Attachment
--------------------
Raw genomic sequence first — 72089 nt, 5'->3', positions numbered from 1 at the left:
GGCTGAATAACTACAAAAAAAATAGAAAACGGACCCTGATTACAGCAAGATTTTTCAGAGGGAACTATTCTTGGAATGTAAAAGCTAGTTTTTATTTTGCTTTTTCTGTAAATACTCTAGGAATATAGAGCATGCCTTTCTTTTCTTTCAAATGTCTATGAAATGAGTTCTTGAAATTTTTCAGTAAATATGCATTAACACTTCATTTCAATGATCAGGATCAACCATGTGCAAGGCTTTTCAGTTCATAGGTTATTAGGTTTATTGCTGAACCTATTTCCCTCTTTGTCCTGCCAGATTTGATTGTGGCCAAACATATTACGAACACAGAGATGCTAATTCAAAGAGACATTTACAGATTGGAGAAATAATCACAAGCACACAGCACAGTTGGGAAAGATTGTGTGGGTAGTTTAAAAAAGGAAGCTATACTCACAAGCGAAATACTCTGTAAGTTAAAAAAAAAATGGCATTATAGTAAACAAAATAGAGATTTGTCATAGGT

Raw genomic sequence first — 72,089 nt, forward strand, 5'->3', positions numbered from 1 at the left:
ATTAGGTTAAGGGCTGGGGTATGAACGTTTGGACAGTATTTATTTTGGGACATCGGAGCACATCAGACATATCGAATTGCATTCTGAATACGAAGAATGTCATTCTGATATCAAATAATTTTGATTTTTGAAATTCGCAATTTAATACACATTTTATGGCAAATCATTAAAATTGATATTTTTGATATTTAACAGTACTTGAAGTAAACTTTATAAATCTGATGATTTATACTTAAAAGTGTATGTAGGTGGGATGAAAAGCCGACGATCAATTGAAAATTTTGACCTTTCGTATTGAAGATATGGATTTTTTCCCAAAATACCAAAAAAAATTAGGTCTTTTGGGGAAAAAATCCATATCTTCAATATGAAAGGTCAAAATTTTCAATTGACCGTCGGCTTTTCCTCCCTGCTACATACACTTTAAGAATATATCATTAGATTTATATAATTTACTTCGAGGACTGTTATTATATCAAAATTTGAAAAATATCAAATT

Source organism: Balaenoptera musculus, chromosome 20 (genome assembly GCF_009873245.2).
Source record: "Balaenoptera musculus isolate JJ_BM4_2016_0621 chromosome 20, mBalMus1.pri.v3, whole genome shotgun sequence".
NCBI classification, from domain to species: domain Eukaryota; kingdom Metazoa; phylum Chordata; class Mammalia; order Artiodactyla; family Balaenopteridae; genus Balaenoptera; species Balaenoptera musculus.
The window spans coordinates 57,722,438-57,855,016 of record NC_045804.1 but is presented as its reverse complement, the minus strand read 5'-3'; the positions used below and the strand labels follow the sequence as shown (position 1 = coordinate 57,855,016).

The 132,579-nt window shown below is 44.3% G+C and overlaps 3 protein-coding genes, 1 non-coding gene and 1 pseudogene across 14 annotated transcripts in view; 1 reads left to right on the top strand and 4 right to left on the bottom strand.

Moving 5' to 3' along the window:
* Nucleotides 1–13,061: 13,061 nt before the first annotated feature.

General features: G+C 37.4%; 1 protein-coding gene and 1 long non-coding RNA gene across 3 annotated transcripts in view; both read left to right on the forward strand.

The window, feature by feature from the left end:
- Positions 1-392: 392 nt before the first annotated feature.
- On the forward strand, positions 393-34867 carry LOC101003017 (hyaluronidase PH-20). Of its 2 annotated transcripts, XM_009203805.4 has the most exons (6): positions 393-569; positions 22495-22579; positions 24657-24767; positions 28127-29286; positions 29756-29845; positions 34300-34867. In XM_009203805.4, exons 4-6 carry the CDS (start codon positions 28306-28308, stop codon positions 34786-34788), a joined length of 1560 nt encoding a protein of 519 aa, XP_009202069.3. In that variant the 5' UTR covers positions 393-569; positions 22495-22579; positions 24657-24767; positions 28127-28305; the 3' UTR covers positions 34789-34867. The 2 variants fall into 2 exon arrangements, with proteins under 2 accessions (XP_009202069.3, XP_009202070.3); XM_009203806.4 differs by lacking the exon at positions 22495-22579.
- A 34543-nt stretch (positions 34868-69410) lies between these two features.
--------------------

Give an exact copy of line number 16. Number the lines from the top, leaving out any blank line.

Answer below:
- A 34543-nt stretch (positions 34868-69410) lies between these two features.